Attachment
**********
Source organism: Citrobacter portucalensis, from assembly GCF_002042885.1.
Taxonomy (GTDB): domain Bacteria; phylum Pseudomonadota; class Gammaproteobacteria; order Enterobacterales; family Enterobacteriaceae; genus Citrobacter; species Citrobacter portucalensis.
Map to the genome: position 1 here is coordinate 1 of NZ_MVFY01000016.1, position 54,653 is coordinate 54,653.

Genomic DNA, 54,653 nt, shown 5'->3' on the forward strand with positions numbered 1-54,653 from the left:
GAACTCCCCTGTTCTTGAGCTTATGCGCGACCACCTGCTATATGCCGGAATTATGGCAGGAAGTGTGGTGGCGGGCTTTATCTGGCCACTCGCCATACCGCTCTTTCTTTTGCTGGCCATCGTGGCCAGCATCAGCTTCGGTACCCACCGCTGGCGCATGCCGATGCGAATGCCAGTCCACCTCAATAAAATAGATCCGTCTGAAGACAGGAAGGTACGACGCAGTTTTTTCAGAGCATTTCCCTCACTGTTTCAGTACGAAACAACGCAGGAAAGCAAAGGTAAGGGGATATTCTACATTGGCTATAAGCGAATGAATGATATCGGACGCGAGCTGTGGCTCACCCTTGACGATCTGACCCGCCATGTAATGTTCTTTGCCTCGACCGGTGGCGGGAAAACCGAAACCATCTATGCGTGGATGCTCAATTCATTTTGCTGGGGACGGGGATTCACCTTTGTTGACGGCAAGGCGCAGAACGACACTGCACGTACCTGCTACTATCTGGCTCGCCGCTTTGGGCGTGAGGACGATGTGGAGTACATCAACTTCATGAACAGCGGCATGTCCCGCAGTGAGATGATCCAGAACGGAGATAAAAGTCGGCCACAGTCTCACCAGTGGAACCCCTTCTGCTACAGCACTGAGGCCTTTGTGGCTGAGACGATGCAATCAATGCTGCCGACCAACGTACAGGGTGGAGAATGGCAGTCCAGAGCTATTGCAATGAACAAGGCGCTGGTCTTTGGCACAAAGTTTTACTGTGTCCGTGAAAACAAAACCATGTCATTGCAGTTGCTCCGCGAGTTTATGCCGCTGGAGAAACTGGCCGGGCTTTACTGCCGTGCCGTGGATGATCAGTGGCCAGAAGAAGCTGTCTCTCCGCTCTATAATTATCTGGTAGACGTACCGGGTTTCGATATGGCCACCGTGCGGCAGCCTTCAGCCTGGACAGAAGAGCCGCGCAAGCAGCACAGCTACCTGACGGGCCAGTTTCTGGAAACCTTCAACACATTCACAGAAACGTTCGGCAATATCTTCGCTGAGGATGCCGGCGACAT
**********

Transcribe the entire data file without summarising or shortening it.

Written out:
Source organism: Citrobacter portucalensis, from assembly GCF_002042885.1.
Taxonomy (GTDB): domain Bacteria; phylum Pseudomonadota; class Gammaproteobacteria; order Enterobacterales; family Enterobacteriaceae; genus Citrobacter; species Citrobacter portucalensis.
Map to the genome: position 1 here is coordinate 1 of NZ_MVFY01000016.1, position 54,653 is coordinate 54,653.

Genomic DNA, 54,653 nt, shown 5'->3' on the forward strand with positions numbered 1-54,653 from the left:
GAACTCCCCTGTTCTTGAGCTTATGCGCGACCACCTGCTATATGCCGGAATTATGGCAGGAAGTGTGGTGGCGGGCTTTATCTGGCCACTCGCCATACCGCTCTTTCTTTTGCTGGCCATCGTGGCCAGCATCAGCTTCGGTACCCACCGCTGGCGCATGCCGATGCGAATGCCAGTCCACCTCAATAAAATAGATCCGTCTGAAGACAGGAAGGTACGACGCAGTTTTTTCAGAGCATTTCCCTCACTGTTTCAGTACGAAACAACGCAGGAAAGCAAAGGTAAGGGGATATTCTACATTGGCTATAAGCGAATGAATGATATCGGACGCGAGCTGTGGCTCACCCTTGACGATCTGACCCGCCATGTAATGTTCTTTGCCTCGACCGGTGGCGGGAAAACCGAAACCATCTATGCGTGGATGCTCAATTCATTTTGCTGGGGACGGGGATTCACCTTTGTTGACGGCAAGGCGCAGAACGACACTGCACGTACCTGCTACTATCTGGCTCGCCGCTTTGGGCGTGAGGACGATGTGGAGTACATCAACTTCATGAACAGCGGCATGTCCCGCAGTGAGATGATCCAGAACGGAGATAAAAGTCGGCCACAGTCTCACCAGTGGAACCCCTTCTGCTACAGCACTGAGGCCTTTGTGGCTGAGACGATGCAATCAATGCTGCCGACCAACGTACAGGGTGGAGAATGGCAGTCCAGAGCTATTGCAATGAACAAGGCGCTGGTCTTTGGCACAAAGTTTTACTGTGTCCGTGAAAACAAAACCATGTCATTGCAGTTGCTCCGCGAGTTTATGCCGCTGGAGAAACTGGCCGGGCTTTACTGCCGTGCCGTGGATGATCAGTGGCCAGAAGAAGCTGTCTCTCCGCTCTATAATTATCTGGTAGACGTACCGGGTTTCGATATGGCCACCGTGCGGCAGCCTTCAGCCTGGACAGAAGAGCCGCGCAAGCAGCACAGCTACCTGACGGGCCAGTTTCTGGAAACCTTCAACACATTCACAGAAACGTTCGGCAATATCTTCGCTGAGGATGCCGGCGACAT